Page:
Warsaw Pact Invasion of 1968 Commemorated
Constitutional officials were out laying wreaths yesterday in commemoration of the people who died during and after the 1968 invasion to Czechoslovakia by Warsaw Pact troops, led by the Soviet army.
On the night of the 20th August in 1968, the Warsaw Pact tanks rolled in to occupy the territory of Czechoslovakia, ensuring that the country remained under the thumb of communism. Over 100 people were killed at the time, as any resistance was crushed.
At commemorations in Bratislava on Sunday, President Ivan Gasparovic said we should “forgive but not forget”, before delivering a speech about the importance of the Velvet Revolution of 1989, but how it was the period preceding it that taught Slovaks how to appreciate the freedom and values gained in 1989.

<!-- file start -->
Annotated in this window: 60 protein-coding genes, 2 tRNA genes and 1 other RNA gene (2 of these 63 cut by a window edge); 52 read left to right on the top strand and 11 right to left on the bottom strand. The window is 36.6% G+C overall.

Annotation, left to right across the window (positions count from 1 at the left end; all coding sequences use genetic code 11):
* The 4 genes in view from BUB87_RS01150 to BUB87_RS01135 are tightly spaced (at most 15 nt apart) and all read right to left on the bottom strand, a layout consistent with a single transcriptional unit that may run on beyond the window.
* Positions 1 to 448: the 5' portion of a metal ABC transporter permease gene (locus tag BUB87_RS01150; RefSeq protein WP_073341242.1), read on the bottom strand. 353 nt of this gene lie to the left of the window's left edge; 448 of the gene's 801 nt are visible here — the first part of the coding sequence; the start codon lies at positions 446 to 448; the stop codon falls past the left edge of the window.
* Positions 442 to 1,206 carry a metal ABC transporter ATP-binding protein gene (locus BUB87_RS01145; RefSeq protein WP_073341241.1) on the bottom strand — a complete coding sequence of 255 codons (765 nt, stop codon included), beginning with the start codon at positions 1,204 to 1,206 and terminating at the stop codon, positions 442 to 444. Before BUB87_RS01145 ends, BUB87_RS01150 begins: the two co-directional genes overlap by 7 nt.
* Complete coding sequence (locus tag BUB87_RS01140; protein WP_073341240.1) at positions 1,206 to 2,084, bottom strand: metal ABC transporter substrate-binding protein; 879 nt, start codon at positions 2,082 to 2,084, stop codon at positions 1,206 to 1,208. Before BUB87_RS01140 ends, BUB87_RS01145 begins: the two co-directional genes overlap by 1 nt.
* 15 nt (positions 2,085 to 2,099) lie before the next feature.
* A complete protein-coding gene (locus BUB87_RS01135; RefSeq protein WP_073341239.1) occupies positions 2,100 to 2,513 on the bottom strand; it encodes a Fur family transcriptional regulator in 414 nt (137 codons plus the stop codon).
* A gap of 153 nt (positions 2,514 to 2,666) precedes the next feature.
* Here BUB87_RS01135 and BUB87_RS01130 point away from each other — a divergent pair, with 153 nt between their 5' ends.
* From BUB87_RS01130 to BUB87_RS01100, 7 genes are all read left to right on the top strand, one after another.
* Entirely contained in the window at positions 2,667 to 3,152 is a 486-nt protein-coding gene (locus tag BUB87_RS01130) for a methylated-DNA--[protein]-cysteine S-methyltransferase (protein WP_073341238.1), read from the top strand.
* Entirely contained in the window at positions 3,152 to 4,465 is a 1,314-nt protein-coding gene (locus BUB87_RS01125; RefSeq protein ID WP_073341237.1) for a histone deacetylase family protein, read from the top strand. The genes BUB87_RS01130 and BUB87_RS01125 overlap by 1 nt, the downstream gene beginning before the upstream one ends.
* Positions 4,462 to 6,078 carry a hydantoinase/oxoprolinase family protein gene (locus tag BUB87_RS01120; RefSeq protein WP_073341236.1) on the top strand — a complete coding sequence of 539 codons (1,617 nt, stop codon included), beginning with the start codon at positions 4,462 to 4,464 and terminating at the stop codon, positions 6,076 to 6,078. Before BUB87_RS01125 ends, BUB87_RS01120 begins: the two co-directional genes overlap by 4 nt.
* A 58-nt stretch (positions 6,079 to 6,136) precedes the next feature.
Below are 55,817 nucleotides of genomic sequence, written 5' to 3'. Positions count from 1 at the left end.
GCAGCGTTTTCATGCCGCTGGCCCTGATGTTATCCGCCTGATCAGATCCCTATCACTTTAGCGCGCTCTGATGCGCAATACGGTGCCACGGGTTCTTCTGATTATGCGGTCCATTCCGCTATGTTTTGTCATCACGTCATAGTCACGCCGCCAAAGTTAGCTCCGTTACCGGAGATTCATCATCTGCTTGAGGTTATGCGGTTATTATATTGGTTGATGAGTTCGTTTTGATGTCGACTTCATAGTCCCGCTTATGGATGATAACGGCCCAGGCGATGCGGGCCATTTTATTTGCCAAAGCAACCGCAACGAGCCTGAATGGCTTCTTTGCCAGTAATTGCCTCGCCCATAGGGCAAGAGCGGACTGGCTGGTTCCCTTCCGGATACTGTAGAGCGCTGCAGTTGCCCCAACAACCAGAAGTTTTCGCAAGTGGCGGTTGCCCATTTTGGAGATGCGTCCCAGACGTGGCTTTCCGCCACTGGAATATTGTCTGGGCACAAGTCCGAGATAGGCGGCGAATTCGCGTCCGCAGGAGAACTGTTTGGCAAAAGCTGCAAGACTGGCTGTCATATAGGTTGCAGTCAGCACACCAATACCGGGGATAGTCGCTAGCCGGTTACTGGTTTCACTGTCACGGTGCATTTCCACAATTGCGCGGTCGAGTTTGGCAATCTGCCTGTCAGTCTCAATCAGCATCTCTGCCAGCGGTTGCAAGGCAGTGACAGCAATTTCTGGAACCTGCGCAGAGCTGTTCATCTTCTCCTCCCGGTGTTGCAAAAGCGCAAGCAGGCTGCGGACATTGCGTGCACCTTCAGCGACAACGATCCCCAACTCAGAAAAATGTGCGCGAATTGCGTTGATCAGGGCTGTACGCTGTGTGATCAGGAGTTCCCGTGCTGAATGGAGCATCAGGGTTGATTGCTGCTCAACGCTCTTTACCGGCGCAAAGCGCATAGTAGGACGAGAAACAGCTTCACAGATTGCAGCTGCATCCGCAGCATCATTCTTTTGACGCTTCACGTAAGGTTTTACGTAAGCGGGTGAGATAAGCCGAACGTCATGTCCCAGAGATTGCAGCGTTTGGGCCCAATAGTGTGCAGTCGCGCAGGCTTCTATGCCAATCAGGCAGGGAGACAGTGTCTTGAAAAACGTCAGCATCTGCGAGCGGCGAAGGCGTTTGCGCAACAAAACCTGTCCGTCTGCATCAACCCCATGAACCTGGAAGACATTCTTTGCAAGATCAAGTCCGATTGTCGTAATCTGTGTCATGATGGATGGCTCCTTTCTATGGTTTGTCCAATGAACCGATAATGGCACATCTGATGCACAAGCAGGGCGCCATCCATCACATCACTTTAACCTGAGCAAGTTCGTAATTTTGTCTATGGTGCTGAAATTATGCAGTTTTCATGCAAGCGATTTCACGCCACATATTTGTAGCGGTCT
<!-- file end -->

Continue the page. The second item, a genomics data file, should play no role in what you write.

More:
In a written statement Prime Minister Iveta Radicova denounced the communist regime as being based on corrupt and criminal practices. She said it not only claimed many innocent victims, but promoted the dampening of spirit, destruction of civilised European values, together with destruction of the nation’s memory and the economy.
Radicova said that now, the third decade of democracy since the 1989 revolution, should be a time for reinforcing a state of law, democracy and the development of a civil society.